She flew to Odin’s cabin that encompassed the area between two big trees. It was the largest, his throne. She placed the man and wife on the bower in front of the cabin. She stared at them a moment. They were bloodied but at peace. They would no longer have to find a reason to brave the danger and get out of bed in the morning. They would never have progeny to worry about daily. They would never again have to worry about each other. In death they would always be together. She wished that they who “found death in life, may here find life in death” (Coleridge, Epitaph).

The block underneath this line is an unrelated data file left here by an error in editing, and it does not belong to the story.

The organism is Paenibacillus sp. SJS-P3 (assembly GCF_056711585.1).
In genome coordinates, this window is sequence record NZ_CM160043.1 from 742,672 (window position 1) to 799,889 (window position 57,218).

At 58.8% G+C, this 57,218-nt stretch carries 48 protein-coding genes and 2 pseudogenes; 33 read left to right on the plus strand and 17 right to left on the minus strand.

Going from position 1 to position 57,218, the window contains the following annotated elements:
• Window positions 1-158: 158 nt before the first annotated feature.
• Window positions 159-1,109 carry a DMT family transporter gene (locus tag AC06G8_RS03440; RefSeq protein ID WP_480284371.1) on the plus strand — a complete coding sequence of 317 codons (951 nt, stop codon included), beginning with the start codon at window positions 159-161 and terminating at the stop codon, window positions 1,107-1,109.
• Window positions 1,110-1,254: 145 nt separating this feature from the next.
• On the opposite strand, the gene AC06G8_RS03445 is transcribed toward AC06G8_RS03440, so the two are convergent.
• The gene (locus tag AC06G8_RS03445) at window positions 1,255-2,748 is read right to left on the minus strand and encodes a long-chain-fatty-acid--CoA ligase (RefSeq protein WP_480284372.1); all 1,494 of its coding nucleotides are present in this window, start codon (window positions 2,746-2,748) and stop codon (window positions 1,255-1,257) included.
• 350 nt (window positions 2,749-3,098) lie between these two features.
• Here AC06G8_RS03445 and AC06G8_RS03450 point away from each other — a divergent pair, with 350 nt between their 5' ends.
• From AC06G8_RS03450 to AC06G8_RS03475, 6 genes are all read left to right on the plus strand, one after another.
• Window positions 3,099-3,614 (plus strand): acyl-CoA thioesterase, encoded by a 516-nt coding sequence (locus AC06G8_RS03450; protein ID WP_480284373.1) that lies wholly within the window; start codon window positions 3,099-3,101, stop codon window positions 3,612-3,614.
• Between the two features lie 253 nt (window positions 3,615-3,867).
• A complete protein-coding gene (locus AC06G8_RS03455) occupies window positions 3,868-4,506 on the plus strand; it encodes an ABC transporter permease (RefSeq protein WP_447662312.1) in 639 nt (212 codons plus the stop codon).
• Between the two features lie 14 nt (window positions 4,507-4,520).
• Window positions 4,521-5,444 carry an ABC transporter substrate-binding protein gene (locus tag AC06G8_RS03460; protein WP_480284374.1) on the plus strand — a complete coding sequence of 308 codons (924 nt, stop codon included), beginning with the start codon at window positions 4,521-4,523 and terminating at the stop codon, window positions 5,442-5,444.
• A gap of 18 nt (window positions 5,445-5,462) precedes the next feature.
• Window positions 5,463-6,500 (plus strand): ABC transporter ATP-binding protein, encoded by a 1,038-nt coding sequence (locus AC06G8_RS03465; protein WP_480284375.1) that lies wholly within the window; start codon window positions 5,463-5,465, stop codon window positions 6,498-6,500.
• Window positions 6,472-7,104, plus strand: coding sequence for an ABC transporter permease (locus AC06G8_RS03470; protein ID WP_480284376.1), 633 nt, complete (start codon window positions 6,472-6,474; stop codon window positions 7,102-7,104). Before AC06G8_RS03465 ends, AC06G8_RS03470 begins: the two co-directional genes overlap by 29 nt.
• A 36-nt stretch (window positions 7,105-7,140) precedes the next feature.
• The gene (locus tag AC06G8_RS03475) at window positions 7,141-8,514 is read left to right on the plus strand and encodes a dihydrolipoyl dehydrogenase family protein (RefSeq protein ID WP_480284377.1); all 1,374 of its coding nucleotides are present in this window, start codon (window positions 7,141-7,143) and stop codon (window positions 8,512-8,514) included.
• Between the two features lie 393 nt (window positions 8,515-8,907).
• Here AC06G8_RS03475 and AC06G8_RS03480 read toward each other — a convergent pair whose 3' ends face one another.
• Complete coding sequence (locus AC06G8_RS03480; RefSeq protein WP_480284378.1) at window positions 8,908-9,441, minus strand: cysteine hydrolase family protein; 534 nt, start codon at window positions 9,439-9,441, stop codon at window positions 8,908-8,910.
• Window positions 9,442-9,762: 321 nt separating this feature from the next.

Zahira didn’t notice the two guards as they grabbed her arms and led her into the main room of the cabin. She looked at Odin as he stalked from behind his chair. “Whatever happened to the days where my servants delivered me live prey?” “I can’t carry them while they struggle.” Zahira answered quietly. “Zahira, Zahira, the beautiful specimen of human genetics, blended with my own. If you gave yourself to me you would hunt no more.” “I gave myself once.” “To a man. I am stronger than man. I am more powerful.” “I won’t give myself again.” “You will,” he sneered, “sooner or later.” “No.” she said flatly. He looked down on her. “The pet will go without food and without your visit for a week. You will relinquish your dress as well.” She stared at him and did not cry. She took the punishment, left and slunk back to her “soul’s